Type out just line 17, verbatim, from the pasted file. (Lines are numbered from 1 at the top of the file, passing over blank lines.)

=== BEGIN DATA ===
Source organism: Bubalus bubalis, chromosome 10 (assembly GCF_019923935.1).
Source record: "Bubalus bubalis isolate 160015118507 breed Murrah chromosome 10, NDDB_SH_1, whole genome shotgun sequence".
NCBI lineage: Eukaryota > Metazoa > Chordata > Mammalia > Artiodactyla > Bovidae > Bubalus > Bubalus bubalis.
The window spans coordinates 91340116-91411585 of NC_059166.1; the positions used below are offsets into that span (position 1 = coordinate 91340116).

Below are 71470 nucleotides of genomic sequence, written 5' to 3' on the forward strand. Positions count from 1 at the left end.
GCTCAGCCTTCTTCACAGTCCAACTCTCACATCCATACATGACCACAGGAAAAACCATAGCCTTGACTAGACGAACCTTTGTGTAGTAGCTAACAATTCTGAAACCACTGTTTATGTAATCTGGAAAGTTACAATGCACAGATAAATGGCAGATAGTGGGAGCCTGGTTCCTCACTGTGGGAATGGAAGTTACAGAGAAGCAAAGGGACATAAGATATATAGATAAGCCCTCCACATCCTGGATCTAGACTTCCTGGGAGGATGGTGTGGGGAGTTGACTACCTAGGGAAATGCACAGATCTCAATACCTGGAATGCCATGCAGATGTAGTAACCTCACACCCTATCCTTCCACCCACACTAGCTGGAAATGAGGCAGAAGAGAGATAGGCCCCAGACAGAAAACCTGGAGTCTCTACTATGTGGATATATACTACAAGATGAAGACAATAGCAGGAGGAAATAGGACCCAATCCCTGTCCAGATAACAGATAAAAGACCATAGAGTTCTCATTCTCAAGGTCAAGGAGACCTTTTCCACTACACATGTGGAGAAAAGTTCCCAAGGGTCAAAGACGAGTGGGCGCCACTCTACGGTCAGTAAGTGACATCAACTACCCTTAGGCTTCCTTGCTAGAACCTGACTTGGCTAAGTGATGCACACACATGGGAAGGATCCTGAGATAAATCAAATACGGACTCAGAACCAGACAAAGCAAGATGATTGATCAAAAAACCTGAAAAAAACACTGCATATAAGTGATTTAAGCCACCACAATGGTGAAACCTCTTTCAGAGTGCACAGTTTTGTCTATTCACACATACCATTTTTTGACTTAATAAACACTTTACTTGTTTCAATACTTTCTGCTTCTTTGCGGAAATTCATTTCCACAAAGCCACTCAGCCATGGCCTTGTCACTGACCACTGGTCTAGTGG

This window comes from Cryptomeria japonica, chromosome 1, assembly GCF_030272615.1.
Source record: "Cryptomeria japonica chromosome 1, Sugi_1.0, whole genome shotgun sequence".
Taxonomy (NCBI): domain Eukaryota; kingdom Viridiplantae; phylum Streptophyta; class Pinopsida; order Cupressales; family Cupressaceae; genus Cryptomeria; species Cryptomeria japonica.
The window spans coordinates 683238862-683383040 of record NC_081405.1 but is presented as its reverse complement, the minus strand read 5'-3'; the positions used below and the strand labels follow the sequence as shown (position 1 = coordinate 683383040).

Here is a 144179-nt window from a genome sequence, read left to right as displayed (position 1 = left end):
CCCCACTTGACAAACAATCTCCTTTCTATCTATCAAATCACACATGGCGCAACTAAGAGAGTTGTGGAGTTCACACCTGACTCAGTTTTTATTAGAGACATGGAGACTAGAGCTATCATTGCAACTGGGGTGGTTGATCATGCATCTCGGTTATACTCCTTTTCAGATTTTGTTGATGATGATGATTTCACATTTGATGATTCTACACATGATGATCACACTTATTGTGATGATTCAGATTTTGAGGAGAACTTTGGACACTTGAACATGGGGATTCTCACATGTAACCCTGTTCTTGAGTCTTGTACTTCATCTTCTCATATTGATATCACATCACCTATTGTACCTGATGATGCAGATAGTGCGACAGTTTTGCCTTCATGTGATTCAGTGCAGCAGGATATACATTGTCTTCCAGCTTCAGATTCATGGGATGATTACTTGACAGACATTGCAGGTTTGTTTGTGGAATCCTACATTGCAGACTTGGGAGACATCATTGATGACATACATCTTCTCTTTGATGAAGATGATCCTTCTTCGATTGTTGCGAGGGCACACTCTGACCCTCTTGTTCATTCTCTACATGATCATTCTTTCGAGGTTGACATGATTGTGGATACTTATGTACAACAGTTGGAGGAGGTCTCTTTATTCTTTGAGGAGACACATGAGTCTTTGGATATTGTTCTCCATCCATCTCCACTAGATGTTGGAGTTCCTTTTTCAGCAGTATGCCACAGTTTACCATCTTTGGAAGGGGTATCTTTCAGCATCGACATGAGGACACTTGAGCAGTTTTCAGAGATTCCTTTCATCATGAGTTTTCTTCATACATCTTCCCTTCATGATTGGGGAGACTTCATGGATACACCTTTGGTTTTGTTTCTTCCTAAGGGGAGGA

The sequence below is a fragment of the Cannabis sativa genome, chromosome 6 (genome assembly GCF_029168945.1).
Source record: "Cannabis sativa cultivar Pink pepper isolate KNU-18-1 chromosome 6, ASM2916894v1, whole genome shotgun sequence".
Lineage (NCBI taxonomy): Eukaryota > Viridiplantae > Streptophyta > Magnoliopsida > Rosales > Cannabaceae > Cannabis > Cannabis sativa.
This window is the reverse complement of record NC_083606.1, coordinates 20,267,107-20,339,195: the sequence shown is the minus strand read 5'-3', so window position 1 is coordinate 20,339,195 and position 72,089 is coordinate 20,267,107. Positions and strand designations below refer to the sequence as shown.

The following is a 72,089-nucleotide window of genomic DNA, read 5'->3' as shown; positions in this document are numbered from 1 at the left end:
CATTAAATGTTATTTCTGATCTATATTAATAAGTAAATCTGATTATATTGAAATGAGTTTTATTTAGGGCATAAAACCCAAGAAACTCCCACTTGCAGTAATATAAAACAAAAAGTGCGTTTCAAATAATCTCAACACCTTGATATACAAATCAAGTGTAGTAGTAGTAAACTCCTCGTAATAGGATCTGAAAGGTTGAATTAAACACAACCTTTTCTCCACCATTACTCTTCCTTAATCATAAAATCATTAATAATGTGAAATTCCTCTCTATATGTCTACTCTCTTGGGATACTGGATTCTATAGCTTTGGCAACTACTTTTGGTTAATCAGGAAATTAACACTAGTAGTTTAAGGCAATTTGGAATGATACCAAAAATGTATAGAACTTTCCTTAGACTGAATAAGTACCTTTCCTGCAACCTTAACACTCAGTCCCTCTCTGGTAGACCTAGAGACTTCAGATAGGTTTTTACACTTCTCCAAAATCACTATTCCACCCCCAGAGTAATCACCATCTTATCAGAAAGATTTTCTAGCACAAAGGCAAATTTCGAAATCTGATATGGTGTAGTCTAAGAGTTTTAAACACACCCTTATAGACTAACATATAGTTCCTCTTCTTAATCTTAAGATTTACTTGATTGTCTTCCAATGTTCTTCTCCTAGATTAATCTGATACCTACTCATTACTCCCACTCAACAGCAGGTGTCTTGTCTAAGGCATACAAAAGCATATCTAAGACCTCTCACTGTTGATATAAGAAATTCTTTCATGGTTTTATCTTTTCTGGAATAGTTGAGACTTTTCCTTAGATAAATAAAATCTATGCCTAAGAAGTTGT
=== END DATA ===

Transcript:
The following is a 72,089-nucleotide window of genomic DNA, read 5'->3' as shown; positions in this document are numbered from 1 at the left end: